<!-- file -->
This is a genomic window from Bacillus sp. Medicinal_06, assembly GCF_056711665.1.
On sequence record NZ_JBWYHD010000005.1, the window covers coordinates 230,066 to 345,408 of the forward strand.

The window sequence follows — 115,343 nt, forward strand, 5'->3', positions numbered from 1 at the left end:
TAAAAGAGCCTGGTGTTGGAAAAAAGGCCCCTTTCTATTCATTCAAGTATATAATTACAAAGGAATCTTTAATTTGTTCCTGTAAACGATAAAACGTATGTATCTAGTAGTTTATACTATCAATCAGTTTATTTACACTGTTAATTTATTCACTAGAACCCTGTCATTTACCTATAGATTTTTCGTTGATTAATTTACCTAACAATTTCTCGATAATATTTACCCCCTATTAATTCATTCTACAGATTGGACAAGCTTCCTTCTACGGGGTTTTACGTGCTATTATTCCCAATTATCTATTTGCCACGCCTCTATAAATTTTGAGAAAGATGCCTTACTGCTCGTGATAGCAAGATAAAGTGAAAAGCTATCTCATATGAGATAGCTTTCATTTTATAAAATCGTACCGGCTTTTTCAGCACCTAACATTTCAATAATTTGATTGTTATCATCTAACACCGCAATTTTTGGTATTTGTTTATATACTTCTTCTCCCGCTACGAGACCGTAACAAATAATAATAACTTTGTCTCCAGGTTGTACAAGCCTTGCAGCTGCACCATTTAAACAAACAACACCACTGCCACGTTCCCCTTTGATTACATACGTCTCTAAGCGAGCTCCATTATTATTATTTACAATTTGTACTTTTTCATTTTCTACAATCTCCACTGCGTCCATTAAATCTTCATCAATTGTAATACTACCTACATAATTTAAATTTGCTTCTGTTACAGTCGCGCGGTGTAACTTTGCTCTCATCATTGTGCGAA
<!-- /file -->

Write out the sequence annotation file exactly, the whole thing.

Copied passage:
This is a genomic window from Bacillus sp. Medicinal_06, assembly GCF_056711665.1.
On sequence record NZ_JBWYHD010000005.1, the window covers coordinates 230,066 to 345,408 of the forward strand.

The window sequence follows — 115,343 nt, forward strand, 5'->3', positions numbered from 1 at the left end:
TAAAAGAGCCTGGTGTTGGAAAAAAGGCCCCTTTCTATTCATTCAAGTATATAATTACAAAGGAATCTTTAATTTGTTCCTGTAAACGATAAAACGTATGTATCTAGTAGTTTATACTATCAATCAGTTTATTTACACTGTTAATTTATTCACTAGAACCCTGTCATTTACCTATAGATTTTTCGTTGATTAATTTACCTAACAATTTCTCGATAATATTTACCCCCTATTAATTCATTCTACAGATTGGACAAGCTTCCTTCTACGGGGTTTTACGTGCTATTATTCCCAATTATCTATTTGCCACGCCTCTATAAATTTTGAGAAAGATGCCTTACTGCTCGTGATAGCAAGATAAAGTGAAAAGCTATCTCATATGAGATAGCTTTCATTTTATAAAATCGTACCGGCTTTTTCAGCACCTAACATTTCAATAATTTGATTGTTATCATCTAACACCGCAATTTTTGGTATTTGTTTATATACTTCTTCTCCCGCTACGAGACCGTAACAAATAATAATAACTTTGTCTCCAGGTTGTACAAGCCTTGCAGCTGCACCATTTAAACAAACAACACCACTGCCACGTTCCCCTTTGATTACATACGTCTCTAAGCGAGCTCCATTATTATTATTTACAATTTGTACTTTTTCATTTTCTACAATCTCCACTGCGTCCATTAAATCTTCATCAATTGTAATACTACCTACATAATTTAAATTTGCTTCTGTTACAGTCGCGCGGTGTAACTTTGCTCTCATCATTGTGCGAA